An aftertoon with Rebecca Tun
It feels like it’s been an age since I’ve had a proper shoot, let alone had a shoot in a studio. So this weekend I immersed myself in photography, shooting 4 models over two days in a new studio. One of the models I worked with was Rebecca Tun, a Cambridge based model (and photographer). I’d be lying if I said it all came flooding back to me, but the fact is I felt rusty and as far as shoots go, I don’t think it was one of my best ever. Normally I really love the buzz of a shoot and I generally know when I shoot a set if I’ve nailed an image. But this all felt a little different.
There were a lot of new things to cope with. First and foremost I was using a new studio, because the studio I used to hire has unfortunately gone out of business. It’s amazing what you get used to and how quickly you can find a comfort zone for yourself and then its equally amazing how strange things can feel when you’re taken out of that comfort zone. Now to be fair, the new studio is significantly better than the old one in pretty much every way. It’s a much larger space with plenty of room to shoot in (you can comfortably shoot full length shots @ 200mm on a full frame camera), a decent height and VERY well equipped. In fact, I had access to a ProPhoto lighting setup with pretty much every light modifiers my heart could desire.
But this in itself presented me with another problem. I know what lighting equipment and modifiers I own. I know what lighting equipment and modifiers were available to me when I hired the old studio. So this meant when I “planned” a shoot in my mind, I was always able to plan how to light it or shape it with the equipment available to me. But now, when new equipment and new modifiers are available, it was like I was learning everything from scratch. Now don’t get me wrong, it was a lot of fun doing this, but it did mean I spent a lot of time faffing about with lights, trying a beauty dish with and without a grid, trying a softbox with and without a baffle grid modifier, trying out strip lights, trying out a massive parabolic umbrella combined with the ProPhoto zoom system allowing you to vary the size of the hot spot and the feathering. So many variables Too many variables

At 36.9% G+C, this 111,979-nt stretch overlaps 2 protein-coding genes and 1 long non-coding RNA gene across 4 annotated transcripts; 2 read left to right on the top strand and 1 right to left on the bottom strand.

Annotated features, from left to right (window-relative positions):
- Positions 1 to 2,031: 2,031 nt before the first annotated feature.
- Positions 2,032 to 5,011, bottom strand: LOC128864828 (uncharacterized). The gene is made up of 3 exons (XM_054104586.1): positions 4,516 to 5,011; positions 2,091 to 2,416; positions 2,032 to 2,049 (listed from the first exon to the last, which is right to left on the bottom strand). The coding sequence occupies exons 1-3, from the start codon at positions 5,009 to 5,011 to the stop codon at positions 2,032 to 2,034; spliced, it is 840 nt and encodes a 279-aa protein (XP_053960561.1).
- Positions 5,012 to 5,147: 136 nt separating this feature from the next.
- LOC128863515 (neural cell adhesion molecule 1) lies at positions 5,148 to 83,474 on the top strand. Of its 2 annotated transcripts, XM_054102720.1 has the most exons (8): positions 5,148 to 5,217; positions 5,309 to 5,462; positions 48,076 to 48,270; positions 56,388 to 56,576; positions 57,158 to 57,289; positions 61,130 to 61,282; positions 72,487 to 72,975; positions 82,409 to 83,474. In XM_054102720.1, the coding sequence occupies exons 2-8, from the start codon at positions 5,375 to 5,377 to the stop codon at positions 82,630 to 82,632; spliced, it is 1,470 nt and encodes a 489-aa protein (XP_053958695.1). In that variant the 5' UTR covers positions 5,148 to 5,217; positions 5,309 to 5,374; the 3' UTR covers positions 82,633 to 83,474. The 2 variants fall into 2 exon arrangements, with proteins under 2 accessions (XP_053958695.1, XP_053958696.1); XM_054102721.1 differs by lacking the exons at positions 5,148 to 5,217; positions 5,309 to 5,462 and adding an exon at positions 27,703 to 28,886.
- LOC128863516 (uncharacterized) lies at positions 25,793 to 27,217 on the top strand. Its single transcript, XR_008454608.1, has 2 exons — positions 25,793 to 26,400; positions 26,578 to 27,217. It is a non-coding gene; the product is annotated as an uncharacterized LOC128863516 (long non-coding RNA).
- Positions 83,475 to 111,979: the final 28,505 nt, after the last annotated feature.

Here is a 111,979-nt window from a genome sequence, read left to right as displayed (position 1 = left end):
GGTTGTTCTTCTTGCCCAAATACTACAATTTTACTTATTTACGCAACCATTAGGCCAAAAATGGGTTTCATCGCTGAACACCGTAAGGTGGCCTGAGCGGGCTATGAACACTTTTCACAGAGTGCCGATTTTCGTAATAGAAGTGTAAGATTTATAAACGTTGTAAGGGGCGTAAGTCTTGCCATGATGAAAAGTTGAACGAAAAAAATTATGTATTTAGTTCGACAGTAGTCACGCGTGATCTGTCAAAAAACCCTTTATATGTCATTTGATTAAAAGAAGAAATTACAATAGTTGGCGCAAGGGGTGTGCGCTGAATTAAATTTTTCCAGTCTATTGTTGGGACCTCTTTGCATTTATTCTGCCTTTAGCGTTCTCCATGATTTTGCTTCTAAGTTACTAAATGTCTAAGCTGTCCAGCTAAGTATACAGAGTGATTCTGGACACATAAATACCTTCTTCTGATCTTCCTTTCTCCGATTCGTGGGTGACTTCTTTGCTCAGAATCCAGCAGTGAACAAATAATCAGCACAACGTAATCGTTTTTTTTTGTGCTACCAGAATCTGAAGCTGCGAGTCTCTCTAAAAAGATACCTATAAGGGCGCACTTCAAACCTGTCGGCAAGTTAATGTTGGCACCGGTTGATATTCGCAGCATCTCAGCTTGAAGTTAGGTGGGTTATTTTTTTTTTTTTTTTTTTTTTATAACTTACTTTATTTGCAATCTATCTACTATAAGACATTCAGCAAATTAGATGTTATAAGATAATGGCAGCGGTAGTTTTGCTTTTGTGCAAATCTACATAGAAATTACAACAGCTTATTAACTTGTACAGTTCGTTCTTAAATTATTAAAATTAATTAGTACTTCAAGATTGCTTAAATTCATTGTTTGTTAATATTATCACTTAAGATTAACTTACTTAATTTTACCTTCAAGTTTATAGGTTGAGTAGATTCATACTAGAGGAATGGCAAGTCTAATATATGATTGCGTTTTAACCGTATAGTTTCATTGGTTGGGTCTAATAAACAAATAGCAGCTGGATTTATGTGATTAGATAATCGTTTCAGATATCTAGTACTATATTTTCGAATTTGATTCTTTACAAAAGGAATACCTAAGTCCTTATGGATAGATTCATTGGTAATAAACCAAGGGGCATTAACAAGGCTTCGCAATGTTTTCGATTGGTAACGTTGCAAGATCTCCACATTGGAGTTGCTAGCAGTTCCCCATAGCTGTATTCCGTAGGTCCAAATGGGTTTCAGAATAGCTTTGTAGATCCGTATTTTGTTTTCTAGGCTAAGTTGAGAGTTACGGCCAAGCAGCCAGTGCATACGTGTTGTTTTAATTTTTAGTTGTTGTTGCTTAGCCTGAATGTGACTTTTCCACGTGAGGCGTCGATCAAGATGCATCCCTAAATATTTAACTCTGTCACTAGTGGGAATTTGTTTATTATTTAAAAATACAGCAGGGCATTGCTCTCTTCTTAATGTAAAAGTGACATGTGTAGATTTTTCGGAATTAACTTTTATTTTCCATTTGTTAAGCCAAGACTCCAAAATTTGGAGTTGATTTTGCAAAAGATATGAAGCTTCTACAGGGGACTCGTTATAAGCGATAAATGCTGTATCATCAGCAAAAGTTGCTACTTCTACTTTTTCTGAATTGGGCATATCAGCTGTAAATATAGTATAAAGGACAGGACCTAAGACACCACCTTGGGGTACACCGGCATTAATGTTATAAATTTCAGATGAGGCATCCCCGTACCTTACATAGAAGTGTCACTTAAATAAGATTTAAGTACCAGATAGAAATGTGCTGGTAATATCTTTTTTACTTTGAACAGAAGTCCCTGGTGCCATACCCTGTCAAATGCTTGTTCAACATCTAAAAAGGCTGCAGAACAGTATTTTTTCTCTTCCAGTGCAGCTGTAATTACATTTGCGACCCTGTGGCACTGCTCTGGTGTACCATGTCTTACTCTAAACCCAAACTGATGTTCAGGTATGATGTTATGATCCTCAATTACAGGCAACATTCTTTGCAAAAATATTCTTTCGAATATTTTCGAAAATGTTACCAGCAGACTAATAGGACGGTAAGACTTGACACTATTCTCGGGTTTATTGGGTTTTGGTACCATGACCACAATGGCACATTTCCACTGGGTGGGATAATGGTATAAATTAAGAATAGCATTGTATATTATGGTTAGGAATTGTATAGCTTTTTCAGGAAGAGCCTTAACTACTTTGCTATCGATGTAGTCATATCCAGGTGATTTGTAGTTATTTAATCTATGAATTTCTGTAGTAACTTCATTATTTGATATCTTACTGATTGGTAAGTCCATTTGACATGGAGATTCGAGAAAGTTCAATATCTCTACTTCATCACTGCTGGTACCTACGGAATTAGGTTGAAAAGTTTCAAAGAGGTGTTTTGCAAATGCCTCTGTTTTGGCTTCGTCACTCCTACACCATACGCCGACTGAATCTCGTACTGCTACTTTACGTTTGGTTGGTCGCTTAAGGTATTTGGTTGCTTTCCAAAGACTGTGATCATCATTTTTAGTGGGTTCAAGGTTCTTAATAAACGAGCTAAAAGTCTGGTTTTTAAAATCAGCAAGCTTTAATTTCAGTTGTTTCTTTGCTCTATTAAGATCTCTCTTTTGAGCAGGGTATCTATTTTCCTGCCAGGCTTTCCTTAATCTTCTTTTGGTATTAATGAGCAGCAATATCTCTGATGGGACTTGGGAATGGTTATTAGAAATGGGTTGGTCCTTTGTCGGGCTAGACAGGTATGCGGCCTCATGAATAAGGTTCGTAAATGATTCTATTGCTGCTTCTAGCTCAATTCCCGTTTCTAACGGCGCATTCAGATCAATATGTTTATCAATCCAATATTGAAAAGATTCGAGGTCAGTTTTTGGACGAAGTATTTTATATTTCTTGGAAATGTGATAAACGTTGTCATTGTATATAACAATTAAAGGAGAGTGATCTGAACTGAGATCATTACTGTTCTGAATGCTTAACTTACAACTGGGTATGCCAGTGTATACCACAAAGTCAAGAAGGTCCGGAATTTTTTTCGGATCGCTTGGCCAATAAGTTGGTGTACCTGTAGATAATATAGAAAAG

I’m not convinced I learned that much and to a large degree I stumbled upon lighting setups rather than explicitly planning and executing them. The setup for the shots above is shown below. I used two strip lights (not softboxes, but more like tubes; each had two flash heads allowing you control the power at the top and bottom of the strip separately, if you wish) as the main lights on Rebeccas left and right. These were the main lights. I then used a softbox to camera right, dialed right down as a fill. For shits and giggles I had the baffle grid on it to try and reduce the spill, particularly on to the background. The background, unsurprisingly was white and “lit” to be grey by increasing separation between model and background and also by keeping the lights closer to the model. The strip lights also had a set of barn doors on front of them allowing me focus the light more on Rebecaa and indeed flag them from spilling on to the background.
All in all I am pleased with the images and it was a privilege to be able to shoot Rebecca. But the dynamics were different and I don’t think there was much of a fun element to the shoot as I’m used to. Hopefully this will come back as I get back into shoots (fingers crossed). In the mean time, if any kind photographer wants to kindly offer their services in talking me through lighting, then I’ll gladly pay for model, studio and beers